The Australian Government has dismissed Indonesian media reports saying it has pledged $100m to help Indonesia build its cattle breeding industry.
A report in an Indonesian newspaper this week said the Indonesian Government was preparing four regions to host Australian cattle farms following “Australia's pledge to invest $100 million in Indonesia’s cattle industry”.
The article said Coordinating Minister for the Economy Hatta Rajasa had indicated that the funds would be used primarily to develop related infrastructure for the farms. The report quoted the minister as saying that Brazil had also expressed an interest to invest in Indonesia’s cattle industry, but had yet to pledge a specific amount.
“The minister said the government was eager to direct Brazilian investors to develop cattle farming in Indonesia's eastern regions so as to support economic developments in those areas,” the Jakarta Globe article said.
However in a statement supplied to Beef Central this week, Australia’s agriculture minister Joe Ludwig said Government had not pledged the reported funds.
The statement said that during the recent visit to Australia by Indonesian President Yudhoyono, commercial interests in Australia discussed the possibility of a significant investment in Indonesia’s cattle industry.
“This is a commercial decision and does not involve a direct investment by the Australian Government,” the statement said.
It added that the Australian Government has supported Indonesia through a range of projects during the past decade, including to support the growth of Indonesia’s smallholder beef sector.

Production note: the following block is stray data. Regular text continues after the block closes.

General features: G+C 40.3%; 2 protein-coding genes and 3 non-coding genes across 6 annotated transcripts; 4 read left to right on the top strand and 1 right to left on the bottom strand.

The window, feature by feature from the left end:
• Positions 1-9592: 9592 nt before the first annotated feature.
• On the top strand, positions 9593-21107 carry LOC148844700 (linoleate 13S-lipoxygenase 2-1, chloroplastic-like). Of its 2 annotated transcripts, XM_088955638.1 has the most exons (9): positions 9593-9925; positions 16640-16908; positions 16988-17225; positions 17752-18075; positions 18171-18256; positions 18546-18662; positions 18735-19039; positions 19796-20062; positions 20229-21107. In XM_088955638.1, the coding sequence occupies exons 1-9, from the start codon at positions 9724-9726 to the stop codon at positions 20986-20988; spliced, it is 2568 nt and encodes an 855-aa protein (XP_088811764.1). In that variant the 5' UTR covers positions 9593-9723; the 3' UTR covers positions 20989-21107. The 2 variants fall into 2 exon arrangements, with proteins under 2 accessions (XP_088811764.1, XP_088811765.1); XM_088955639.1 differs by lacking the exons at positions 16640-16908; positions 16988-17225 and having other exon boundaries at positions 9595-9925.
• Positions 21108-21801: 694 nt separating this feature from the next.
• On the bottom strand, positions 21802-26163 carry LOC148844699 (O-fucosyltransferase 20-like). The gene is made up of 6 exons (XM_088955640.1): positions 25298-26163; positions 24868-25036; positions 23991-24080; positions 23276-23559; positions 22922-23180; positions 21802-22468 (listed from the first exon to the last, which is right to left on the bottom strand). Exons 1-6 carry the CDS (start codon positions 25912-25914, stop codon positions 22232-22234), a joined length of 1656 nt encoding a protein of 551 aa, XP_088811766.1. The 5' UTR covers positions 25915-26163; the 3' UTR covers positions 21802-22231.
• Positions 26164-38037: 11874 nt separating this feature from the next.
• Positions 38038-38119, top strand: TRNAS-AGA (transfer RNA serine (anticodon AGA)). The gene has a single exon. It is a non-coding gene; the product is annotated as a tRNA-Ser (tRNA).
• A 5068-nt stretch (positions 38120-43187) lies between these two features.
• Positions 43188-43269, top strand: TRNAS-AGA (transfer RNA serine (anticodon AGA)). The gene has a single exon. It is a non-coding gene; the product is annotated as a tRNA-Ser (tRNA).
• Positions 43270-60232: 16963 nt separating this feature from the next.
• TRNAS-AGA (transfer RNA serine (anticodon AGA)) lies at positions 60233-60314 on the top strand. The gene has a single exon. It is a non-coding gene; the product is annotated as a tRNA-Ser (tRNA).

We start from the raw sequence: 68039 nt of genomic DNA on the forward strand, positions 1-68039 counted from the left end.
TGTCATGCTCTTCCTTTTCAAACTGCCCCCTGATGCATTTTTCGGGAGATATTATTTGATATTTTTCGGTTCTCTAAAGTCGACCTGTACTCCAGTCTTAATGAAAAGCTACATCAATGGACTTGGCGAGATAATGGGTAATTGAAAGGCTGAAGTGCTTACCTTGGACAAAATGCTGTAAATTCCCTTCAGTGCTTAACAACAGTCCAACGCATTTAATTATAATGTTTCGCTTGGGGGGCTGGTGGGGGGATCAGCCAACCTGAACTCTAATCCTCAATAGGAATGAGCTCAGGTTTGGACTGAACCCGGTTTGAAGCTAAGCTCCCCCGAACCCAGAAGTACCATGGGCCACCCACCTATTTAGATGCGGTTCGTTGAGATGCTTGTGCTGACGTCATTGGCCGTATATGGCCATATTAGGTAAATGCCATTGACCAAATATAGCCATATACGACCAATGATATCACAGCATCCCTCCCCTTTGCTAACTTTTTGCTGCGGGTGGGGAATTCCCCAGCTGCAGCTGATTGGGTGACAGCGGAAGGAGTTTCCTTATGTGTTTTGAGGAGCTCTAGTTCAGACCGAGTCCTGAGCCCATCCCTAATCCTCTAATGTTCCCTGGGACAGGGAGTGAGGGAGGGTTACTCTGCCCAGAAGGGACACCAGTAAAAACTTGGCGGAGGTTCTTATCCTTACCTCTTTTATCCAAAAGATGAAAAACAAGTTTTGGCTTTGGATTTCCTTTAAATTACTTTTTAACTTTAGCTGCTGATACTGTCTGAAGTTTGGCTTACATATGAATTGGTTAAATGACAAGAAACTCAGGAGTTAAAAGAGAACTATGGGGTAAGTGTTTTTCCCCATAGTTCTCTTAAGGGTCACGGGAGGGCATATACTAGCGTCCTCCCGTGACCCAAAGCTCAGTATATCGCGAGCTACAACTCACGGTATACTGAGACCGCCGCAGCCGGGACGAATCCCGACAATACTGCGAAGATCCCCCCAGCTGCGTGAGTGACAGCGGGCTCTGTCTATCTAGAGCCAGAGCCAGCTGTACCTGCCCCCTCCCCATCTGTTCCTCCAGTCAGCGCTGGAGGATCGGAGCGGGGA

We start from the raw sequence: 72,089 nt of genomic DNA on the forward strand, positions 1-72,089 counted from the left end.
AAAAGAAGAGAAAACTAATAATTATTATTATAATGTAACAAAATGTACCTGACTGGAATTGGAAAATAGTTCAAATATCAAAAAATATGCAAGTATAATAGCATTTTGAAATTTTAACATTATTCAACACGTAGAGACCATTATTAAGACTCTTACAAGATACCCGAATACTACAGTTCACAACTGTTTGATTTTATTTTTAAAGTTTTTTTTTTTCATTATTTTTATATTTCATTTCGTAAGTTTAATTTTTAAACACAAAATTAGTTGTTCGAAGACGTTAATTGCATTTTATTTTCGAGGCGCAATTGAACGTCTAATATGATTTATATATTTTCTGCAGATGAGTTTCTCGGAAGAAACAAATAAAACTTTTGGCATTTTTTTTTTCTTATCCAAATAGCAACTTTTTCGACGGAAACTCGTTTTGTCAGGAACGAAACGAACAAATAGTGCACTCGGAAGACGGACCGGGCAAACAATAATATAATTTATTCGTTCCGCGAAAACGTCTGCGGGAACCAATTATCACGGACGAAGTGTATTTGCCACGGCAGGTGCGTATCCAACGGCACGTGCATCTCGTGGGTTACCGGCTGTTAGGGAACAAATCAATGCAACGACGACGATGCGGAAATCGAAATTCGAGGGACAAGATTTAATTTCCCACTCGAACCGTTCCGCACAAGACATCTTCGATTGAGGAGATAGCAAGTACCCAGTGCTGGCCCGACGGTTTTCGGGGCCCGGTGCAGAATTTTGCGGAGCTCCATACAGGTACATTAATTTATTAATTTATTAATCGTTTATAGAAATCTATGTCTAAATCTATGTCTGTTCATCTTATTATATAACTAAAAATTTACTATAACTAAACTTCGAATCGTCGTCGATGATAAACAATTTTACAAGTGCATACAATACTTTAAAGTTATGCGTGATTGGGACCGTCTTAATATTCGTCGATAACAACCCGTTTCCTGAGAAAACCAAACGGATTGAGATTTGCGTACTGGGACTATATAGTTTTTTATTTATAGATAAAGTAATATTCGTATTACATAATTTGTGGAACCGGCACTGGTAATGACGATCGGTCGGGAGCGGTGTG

In March this year the $20 million IndoBeef project was announced to build on previous capacity building projects to support these smallholder cattle producers.
DAFF also works closely with Indonesia, including a $22 million Australia Indonesia Partnership for Emerging Infectious Diseases Animal Health Program and the $10 million Improved Animal Welfare Program. DAFF is also part-funding a beef pilot project related to the Indonesia-Australia Comprehensive Economic Partnership Agreement negotiations.
Mr Ludwig said that while in Darwin last week, he and NT agriculture minister Kon Vatskalis met with the agricultural industry representatves to discuss trade with Indonesia and domestic opportunities across a number of agricultural commodities, including the live cattle trade.
“Market access issues were high on agenda, as was the call from Indonesia for domestic investment from Australian industry,” the minister said.
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